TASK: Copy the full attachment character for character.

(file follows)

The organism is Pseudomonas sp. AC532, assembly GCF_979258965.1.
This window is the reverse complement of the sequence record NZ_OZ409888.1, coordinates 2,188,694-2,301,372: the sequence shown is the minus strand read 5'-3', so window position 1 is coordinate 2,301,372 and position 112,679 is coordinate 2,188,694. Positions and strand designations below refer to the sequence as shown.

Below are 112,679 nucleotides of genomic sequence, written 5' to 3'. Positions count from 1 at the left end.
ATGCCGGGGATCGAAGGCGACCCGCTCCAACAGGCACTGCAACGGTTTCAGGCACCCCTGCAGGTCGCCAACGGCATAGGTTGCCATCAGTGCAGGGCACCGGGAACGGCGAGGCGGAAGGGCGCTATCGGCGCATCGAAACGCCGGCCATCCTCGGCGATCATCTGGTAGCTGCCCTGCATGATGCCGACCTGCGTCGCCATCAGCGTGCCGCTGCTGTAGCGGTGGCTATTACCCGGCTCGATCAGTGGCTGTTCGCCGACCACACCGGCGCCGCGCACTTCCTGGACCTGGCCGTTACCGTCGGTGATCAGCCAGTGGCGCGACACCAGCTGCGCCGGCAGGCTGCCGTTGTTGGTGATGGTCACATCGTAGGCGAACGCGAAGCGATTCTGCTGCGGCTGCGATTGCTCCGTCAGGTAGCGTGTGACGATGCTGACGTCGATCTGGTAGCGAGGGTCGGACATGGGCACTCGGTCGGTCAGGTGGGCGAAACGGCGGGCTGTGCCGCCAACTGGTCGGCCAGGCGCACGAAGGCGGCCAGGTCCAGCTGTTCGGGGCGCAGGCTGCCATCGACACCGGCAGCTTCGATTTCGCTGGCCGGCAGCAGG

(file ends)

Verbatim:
The organism is Pseudomonas sp. AC532, assembly GCF_979258965.1.
This window is the reverse complement of the sequence record NZ_OZ409888.1, coordinates 2,188,694-2,301,372: the sequence shown is the minus strand read 5'-3', so window position 1 is coordinate 2,301,372 and position 112,679 is coordinate 2,188,694. Positions and strand designations below refer to the sequence as shown.

Below are 112,679 nucleotides of genomic sequence, written 5' to 3'. Positions count from 1 at the left end.
ATGCCGGGGATCGAAGGCGACCCGCTCCAACAGGCACTGCAACGGTTTCAGGCACCCCTGCAGGTCGCCAACGGCATAGGTTGCCATCAGTGCAGGGCACCGGGAACGGCGAGGCGGAAGGGCGCTATCGGCGCATCGAAACGCCGGCCATCCTCGGCGATCATCTGGTAGCTGCCCTGCATGATGCCGACCTGCGTCGCCATCAGCGTGCCGCTGCTGTAGCGGTGGCTATTACCCGGCTCGATCAGTGGCTGTTCGCCGACCACACCGGCGCCGCGCACTTCCTGGACCTGGCCGTTACCGTCGGTGATCAGCCAGTGGCGCGACACCAGCTGCGCCGGCAGGCTGCCGTTGTTGGTGATGGTCACATCGTAGGCGAACGCGAAGCGATTCTGCTGCGGCTGCGATTGCTCCGTCAGGTAGCGTGTGACGATGCTGACGTCGATCTGGTAGCGAGGGTCGGACATGGGCACTCGGTCGGTCAGGTGGGCGAAACGGCGGGCTGTGCCGCCAACTGGTCGGCCAGGCGCACGAAGGCGGCCAGGTCCAGCTGTTCGGGGCGCAGGCTGCCATCGACACCGGCAGCTTCGATTTCGCTGGCCGGCAGCAGG